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Understanding class in the post-industrial era : thoughts on modes of investigation.

Byrne, David S. (2020) 'Understanding class in the post-industrial era : thoughts on modes of investigation.', Frontiers in sociology., 5 . p. 39.


The essential character of social science is that is founded around an interaction between theoretical framings and empirical investigation. Class is one of the most salient framing concepts of the discipline, always central even if somewhat pushed into the background in an era when identities not founded in economic relations seemed to take priority. Recently in an era of austerity and economic crisis class is very much back front and center. The issue addressed in this article is how can and should we investigate class in the societies in which classes emerged from industrial systems when those societies are now not only post-industrial but also to an increasing degree post-welfare in consequence of the retreat of a coherent class based politics. Traditionally there has been a distinction between studies which used primarily qualitative styles—ethnographic and at the interface of history and sociology—on the one hand and quantitative studies based on the analyses of large data sets on the other. It has to be said that many of the latter used linear modeling approaches which were of questionable value, particularly when the only dynamic element in them was the exploration of just two time points in the life course in relation to social mobility. What will be proposed here is the value not only of studies which deploy ethnographic/historical and related qualitative modes but also of quantitative work, including in particular quantitative histories, which break with the linear model and deploy dynamic modes of investigation across a range of social scales from the individual life course to the whole global social order. One central proposition in the article is that in order to grasp the nature and potential of class after industry we have to engage in meta-interpretation—that is scholarly, we might say hermeneutic, reflection on multiple studies conducted in all appropriate modes of social investigation.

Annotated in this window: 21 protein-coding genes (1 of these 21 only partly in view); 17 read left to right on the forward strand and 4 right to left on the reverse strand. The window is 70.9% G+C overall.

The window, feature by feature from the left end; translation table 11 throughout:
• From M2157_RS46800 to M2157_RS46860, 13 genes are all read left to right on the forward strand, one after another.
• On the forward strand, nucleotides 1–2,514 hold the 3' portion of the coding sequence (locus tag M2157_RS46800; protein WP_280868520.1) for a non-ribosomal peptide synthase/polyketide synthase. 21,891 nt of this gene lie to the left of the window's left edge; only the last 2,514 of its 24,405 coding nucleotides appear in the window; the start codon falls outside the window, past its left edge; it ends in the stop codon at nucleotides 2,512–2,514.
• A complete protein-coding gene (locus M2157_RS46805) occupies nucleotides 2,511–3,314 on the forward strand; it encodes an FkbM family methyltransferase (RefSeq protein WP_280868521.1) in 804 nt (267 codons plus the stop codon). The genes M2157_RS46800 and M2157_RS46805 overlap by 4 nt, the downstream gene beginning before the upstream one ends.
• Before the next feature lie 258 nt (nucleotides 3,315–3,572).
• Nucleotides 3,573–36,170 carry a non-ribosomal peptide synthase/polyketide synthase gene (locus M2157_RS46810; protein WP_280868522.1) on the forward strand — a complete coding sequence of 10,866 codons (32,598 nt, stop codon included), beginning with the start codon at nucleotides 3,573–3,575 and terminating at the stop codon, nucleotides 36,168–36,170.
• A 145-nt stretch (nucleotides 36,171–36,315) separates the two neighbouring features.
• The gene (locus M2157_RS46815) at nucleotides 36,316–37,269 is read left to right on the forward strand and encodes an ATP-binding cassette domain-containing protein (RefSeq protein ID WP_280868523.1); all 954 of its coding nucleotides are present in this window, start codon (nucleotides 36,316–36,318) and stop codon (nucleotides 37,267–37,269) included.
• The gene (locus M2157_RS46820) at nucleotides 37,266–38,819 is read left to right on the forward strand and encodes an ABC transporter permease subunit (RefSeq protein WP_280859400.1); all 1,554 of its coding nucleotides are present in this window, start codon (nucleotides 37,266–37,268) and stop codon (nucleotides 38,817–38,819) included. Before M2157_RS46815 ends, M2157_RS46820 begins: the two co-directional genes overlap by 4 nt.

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Publisher statement:Copyright © 2020 Byrne. This is an open-access article distributed under the terms of the Creative Commons Attribution License (CC BY). The use, distribution or reproduction in other forums is permitted, provided the original author(s) and the copyright owner(s) are credited and that the original publication in this journal is cited, in accordance with accepted academic practice. No use, distribution or reproduction is permitted which does not comply with these terms.
Date accepted:29 April 2020
Date deposited:04 June 2020
Date of first online publication:28 May 2020
Date first made open access:04 June 2020

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